Friday, August 31, 2018

U.S. waterfalls that offer extra thrills

Niagara Falls, New York
Powerful Niagara Falls
NiagaraFalls is actually a combination of three waterfalls that lie on the border between United States and Canada. The largest, Horseshoe Falls on the Canadian side, is the most powerful waterfall in North America. It is separated from the American Falls by Goat Island. Also on the American side is smaller Bridal Veil Falls. Watching torrents of water pour over the wide ledge leaves no doubt in your mind that the combined falls, 165 feet high, form the highest flow rate of any waterfall in the world—750,000 gallons each second.

Maid of the Mist goes close to Niagara Falls
Located in Niagara Falls State Park on the Niagara River 17 miles northwest of Buffalo, New York, this is the oldest state park in the nation. In addition to Niagara Falls, the park includes 400 acres of lush landscape and famous attractions like Maid of the Mist and Cave of the Winds.
Maidof the Mist offers a boat ride that ventures close enough to feel the forceful spray of Niagara’s tumbling waters—so a waterproof jacket helps keep clothing and cameras dry. Cave of the Winds provides a close up view of American and Bridal Veil Falls—amid forceful winds as you descent 175 feet into the Niagara Gorge while walking along wooden decks through the foaming water. Even though you’ll be given booties and ponchos, expect to get wet. Both adventures provide thrilling ways to experience this American icon, which has lured visitors to its thundering roar and powerful elegance for generations.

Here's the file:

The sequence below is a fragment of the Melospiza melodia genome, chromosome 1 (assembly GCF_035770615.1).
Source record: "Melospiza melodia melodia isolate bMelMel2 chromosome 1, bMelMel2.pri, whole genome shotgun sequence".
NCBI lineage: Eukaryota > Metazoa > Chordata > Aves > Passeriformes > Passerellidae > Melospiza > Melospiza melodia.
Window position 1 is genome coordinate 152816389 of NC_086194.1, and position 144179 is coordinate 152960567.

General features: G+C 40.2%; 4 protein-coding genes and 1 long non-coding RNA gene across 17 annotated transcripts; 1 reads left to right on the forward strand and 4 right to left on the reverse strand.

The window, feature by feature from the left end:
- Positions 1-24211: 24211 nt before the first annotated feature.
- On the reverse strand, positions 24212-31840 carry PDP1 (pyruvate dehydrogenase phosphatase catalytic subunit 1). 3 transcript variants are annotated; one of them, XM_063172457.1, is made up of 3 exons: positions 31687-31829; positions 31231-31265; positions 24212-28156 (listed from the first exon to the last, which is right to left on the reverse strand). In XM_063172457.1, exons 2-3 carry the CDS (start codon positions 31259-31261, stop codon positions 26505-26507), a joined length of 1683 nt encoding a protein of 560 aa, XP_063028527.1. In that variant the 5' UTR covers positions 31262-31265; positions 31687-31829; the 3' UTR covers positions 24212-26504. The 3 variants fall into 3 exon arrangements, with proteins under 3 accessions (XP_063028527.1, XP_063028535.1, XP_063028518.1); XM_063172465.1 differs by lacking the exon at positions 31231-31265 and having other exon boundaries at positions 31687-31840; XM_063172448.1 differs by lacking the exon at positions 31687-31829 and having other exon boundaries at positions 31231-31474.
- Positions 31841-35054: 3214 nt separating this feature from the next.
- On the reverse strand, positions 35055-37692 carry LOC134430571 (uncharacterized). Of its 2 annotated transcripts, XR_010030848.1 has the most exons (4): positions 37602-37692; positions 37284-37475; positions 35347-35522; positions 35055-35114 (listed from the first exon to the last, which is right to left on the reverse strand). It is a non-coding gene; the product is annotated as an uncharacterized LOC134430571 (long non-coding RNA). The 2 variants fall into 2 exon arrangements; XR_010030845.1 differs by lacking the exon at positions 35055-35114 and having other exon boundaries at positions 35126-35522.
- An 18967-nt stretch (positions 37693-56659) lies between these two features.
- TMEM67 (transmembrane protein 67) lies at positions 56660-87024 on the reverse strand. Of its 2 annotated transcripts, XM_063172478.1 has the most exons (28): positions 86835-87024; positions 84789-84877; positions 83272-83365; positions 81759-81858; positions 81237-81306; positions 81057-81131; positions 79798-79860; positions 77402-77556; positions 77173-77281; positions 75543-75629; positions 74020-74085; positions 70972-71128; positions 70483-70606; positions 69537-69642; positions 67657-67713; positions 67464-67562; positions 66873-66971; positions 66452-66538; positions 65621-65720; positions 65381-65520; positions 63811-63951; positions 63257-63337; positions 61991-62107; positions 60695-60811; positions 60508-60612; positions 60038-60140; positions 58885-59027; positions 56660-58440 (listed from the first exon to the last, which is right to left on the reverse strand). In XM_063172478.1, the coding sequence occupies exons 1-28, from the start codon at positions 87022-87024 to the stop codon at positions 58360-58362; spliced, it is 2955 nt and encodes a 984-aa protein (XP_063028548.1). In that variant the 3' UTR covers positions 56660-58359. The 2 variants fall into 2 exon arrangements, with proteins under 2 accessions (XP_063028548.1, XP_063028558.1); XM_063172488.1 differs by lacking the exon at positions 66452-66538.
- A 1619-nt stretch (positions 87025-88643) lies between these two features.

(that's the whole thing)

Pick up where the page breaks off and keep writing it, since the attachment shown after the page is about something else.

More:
Visitors walk below Niagara Falls on wooden decks.
Fun Fact: Decks at Cave of the Winds are torn down and re-built every year. Because the water is still frigid in spring, park employees work for only 20 minutes at a time re-building the famous decks.

Cumberland Falls, Kentucky
Cumberland Falls has the same basic formation as Niagara.
CumberlandFalls lies in the state park of the same name. This 68 foot tall waterfall is often called Niagara of the South because, like the famous falls, it spreads over an extensive ledge rather than gushing in a single stream. Its 125-foot wide curtain of water flows into a wide gorge, splashing dramatically over boulders in the Cumberland River.

During the day, sunshine glistens through the spray as it bounces off the rocks. But when night falls, visitors are enthralled by colorful moon bows, which happen when the moon’s light is reflected and refracted off water droplets in the air. Because this atmospheric phenomenon is rare in the Western Hemisphere, each month it attracts legions of people hoping to glimpse this unusual sight.
After soaking in the serenity of this lovely waterfall, visitors can participate in other Cumberland State Park activities such as hiking on 20 miles of trails, mountain biking, fishing, horseback riding, and white water rafting. Although cabins and camping are available, consider staying at the historic DuPontLodge.

Fun fact: The best opportunities to see a moon bow occur two days before and two days after a full moon on clear nights. Plan your visit according to full moon appearances.
Photos from free sources and Beverly Burmeier

No comments: